Windsor Centre For Advanced Dentistry

What is hypodontia?

Missing permanent teeth can cause a plethora of aesthetic and functional problems for someone’s mouth and smile. But while some missing teeth are lost due to gum disease, impacts or accidents, this isn’t always the case. Sometimes, experiencing missing teeth is completely unavoidable – hypodontia is one such case.

But what exactly is hypodontia, why can it be such a serious issue, and what steps can be taken to stop it developing into an even bigger issue later down the line?

At The Windsor Centre for Advanced Dentistry, we’re experts in the world of dental treatments (including orthodontic treatment) and our vast experience has seen our team deal with some of the rarest and most challenging dental conditions – including hypodontia.

If you know someone dealing with hypodontia, or if you’re suffering from it yourself, and you want to know who can offer a solution, our world-class team of professional dental technicians are here to help. So get in touch with the team today to find out more.

With this in mind, let’s look at hypodontia a little more closely…

Hypodontia definition

When babies are born, it takes time for their baby teeth (also known as primary teeth) and eventually their adult teeth to appear, which is why you wouldn’t think twice about looking at your newborn baby’s mouth and seeing no teeth coming through yet.

However, the more they grow and the more their baby teeth and permanent teeth begin to come in, it becomes easier to notice if something isn’t quite right in their tooth development. Specifically, one or a set of teeth may simply fail to sprout up from the gums. This is hypodontia. It may also be referred to as selective tooth agenesis, however, this is slightly different; tooth agenesis is usually used to categorise one or more teeth that are missing, while hypodontia usually refers to 6 or more teeth missing (not including wisdom teeth).

Most teeth can be affected by hypodontia. However, some of the most commonly missing teeth include the upper lateral incisors – AKA the teeth that sit at either side of your two front teeth. Given their prominent positioning in the smile, it is understandable why so many people would be concerned about losing these teeth and would want to seek a solution.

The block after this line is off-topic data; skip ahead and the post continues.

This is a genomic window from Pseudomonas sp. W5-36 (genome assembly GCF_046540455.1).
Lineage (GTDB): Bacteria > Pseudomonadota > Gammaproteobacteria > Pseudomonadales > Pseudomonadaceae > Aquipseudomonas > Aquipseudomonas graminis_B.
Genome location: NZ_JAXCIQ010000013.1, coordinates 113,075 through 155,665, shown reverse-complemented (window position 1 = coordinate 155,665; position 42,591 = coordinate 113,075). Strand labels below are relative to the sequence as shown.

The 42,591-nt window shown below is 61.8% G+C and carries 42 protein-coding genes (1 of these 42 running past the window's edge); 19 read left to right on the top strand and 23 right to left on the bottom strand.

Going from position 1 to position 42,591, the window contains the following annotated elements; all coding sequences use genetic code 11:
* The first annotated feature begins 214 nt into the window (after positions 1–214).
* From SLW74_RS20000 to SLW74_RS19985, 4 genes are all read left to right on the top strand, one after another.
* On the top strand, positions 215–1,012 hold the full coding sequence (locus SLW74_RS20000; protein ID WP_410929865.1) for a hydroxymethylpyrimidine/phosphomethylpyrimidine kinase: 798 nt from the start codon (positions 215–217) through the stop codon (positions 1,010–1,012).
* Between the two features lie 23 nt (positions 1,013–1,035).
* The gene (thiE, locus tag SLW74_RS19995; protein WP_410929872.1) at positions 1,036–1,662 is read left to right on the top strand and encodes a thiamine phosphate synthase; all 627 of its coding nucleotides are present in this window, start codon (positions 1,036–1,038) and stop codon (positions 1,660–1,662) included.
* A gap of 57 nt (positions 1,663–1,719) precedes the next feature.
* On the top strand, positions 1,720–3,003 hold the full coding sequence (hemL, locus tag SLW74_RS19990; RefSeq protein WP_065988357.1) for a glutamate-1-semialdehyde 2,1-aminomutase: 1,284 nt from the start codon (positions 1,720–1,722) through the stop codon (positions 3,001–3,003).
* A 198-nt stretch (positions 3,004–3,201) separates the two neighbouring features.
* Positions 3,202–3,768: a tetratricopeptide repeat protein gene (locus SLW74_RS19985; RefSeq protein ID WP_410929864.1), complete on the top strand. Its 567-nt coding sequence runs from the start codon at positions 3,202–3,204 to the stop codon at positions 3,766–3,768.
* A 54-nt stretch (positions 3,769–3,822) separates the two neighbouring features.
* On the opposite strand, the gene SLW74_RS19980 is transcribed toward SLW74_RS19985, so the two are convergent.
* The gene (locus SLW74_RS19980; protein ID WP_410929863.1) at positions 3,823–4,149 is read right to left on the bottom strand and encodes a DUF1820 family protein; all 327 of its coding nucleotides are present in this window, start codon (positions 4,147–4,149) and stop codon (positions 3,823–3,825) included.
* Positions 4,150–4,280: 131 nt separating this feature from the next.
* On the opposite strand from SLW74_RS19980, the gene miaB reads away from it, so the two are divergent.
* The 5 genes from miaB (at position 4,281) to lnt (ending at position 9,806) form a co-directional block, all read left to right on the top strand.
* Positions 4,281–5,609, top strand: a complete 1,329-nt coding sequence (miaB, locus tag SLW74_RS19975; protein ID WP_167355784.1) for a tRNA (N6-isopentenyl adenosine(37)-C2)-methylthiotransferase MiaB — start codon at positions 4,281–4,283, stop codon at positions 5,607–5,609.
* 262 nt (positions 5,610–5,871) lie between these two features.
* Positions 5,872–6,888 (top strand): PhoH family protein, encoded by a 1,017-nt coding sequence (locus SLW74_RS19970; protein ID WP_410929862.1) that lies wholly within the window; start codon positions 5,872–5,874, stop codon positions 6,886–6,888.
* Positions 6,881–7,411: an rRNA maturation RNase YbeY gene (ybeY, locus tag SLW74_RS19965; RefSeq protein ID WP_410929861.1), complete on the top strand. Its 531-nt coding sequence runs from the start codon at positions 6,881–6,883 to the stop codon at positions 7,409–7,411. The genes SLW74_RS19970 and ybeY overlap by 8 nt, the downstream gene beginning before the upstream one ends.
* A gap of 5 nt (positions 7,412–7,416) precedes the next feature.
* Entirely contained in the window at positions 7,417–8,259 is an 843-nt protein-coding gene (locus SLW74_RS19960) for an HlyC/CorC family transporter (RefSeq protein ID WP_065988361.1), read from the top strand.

Being born with congenitally missing teeth may sound like a rare condition, but it’s more common than you think. According to the NHS, up to 5% of the UK population are born suffering from hypodontia and similar dental development issues, making it one of the most common ‘deformities’ someone can be born with.

This also means there’s a strong chance you already know someone who was born without a full set of teeth. If you’ve found this article after some research, you may even suffer from it yourself, and you may want to know if there’s anything to be done about it. Don’t worry, we’re here to help (more on this in a moment).

As you can imagine, being born without teeth can cause multiple problems, both in the way the mouth operates and the way we view ourselves. Faults with chewing, speaking and jaw movements can develop, while the mental toll of missing some of the more visually prominent teeth can be devastating.

Causes of hypodontia

Hypodontia is caused by genetic anomalies that are out of anyone’s control, most often problems with the dental lamina (the layer of tissue just beneath the gums). So if you’re born with the genes that result in hypodontia, there’s little you can do about it until later in life.

However, in rare instances, hypodontia can be inflicted upon babies and small children who’ve suffered from unexpected impacts to the mouth, gums or jaw region, as well as mouth infections which can upset the natural balance of the mouth and prevent new teeth from coming through as expected.

In either case, whether genetic or environmental, if you’re suffering from hypodontia, there are options on the table to solve the problem and give you the smile you’ve always deserved.